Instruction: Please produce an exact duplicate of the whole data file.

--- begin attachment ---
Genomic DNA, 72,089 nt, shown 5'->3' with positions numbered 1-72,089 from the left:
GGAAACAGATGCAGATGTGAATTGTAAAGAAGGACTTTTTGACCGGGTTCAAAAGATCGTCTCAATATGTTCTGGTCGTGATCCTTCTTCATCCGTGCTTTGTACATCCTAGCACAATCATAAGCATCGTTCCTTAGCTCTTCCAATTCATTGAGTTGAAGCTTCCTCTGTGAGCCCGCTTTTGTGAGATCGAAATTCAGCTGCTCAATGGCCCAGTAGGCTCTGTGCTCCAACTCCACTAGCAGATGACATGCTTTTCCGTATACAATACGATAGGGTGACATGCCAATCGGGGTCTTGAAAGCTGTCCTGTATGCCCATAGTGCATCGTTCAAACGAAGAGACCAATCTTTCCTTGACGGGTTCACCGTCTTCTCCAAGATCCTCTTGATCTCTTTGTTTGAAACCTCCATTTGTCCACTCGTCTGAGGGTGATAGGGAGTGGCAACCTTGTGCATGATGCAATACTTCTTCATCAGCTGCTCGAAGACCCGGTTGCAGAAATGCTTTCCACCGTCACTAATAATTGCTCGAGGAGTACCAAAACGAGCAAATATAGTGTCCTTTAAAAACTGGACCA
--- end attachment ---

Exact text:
Genomic DNA, 72,089 nt, shown 5'->3' with positions numbered 1-72,089 from the left:
GGAAACAGATGCAGATGTGAATTGTAAAGAAGGACTTTTTGACCGGGTTCAAAAGATCGTCTCAATATGTTCTGGTCGTGATCCTTCTTCATCCGTGCTTTGTACATCCTAGCACAATCATAAGCATCGTTCCTTAGCTCTTCCAATTCATTGAGTTGAAGCTTCCTCTGTGAGCCCGCTTTTGTGAGATCGAAATTCAGCTGCTCAATGGCCCAGTAGGCTCTGTGCTCCAACTCCACTAGCAGATGACATGCTTTTCCGTATACAATACGATAGGGTGACATGCCAATCGGGGTCTTGAAAGCTGTCCTGTATGCCCATAGTGCATCGTTCAAACGAAGAGACCAATCTTTCCTTGACGGGTTCACCGTCTTCTCCAAGATCCTCTTGATCTCTTTGTTTGAAACCTCCATTTGTCCACTCGTCTGAGGGTGATAGGGAGTGGCAACCTTGTGCATGATGCAATACTTCTTCATCAGCTGCTCGAAGACCCGGTTGCAGAAATGCTTTCCACCGTCACTAATAATTGCTCGAGGAGTACCAAAACGAGCAAATATAGTGTCCTTTAAAAACTGGACCA